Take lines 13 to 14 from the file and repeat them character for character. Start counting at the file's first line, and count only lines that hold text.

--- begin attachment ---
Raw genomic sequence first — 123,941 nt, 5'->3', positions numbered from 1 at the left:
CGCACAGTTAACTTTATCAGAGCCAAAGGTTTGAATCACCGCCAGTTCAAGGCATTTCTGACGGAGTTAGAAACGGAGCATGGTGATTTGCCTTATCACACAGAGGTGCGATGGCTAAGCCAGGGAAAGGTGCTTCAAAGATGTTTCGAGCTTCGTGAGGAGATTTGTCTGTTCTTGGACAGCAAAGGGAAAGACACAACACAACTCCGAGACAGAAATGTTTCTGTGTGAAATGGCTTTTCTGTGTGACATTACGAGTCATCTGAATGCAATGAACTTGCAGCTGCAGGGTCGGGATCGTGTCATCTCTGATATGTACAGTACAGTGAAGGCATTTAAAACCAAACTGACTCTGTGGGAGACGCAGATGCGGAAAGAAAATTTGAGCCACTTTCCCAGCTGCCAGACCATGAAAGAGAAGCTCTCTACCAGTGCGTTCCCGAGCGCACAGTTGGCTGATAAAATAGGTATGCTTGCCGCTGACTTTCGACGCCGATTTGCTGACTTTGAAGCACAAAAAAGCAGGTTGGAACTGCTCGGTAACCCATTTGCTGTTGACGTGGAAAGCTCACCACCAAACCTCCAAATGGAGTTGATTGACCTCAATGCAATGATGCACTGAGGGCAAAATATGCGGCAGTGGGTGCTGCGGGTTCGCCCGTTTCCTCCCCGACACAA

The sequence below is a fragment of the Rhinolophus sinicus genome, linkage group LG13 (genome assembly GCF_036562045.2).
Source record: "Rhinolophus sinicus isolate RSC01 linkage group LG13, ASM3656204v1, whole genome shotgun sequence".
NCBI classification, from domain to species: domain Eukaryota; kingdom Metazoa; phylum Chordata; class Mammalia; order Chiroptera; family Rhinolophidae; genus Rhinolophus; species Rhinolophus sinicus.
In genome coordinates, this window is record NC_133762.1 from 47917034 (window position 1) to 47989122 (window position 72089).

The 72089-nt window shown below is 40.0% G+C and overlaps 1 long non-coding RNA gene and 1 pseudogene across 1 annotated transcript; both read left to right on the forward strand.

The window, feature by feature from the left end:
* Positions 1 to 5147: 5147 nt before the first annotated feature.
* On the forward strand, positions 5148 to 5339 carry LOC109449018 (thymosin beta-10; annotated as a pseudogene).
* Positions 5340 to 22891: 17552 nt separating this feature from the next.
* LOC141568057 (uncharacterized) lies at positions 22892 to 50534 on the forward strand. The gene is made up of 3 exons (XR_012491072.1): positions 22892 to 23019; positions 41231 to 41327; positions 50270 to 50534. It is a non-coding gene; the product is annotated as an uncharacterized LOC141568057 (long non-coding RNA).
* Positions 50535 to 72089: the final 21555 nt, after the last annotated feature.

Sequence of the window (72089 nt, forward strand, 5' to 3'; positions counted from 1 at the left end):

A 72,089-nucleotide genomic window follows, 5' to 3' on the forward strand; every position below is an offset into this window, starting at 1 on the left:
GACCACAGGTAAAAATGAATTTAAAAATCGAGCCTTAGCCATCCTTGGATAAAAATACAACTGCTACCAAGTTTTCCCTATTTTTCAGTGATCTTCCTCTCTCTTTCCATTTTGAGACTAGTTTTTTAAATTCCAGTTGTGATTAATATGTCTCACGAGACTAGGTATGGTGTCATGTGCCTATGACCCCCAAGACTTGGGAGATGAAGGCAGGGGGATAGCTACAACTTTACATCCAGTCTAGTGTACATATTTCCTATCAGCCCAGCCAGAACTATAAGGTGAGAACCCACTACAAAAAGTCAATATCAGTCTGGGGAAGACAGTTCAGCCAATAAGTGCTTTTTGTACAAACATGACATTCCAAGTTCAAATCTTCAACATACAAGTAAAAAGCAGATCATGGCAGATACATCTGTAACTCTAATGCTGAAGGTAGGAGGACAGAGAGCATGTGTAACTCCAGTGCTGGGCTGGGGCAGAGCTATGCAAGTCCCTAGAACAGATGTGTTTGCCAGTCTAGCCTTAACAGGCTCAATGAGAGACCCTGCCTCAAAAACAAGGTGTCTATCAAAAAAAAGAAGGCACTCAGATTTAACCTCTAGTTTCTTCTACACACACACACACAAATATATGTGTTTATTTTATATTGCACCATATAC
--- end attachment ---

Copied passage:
* Positions 50535 to 72089: the final 21555 nt, after the last annotated feature.

Sequence of the window (72089 nt, forward strand, 5' to 3'; positions counted from 1 at the left end):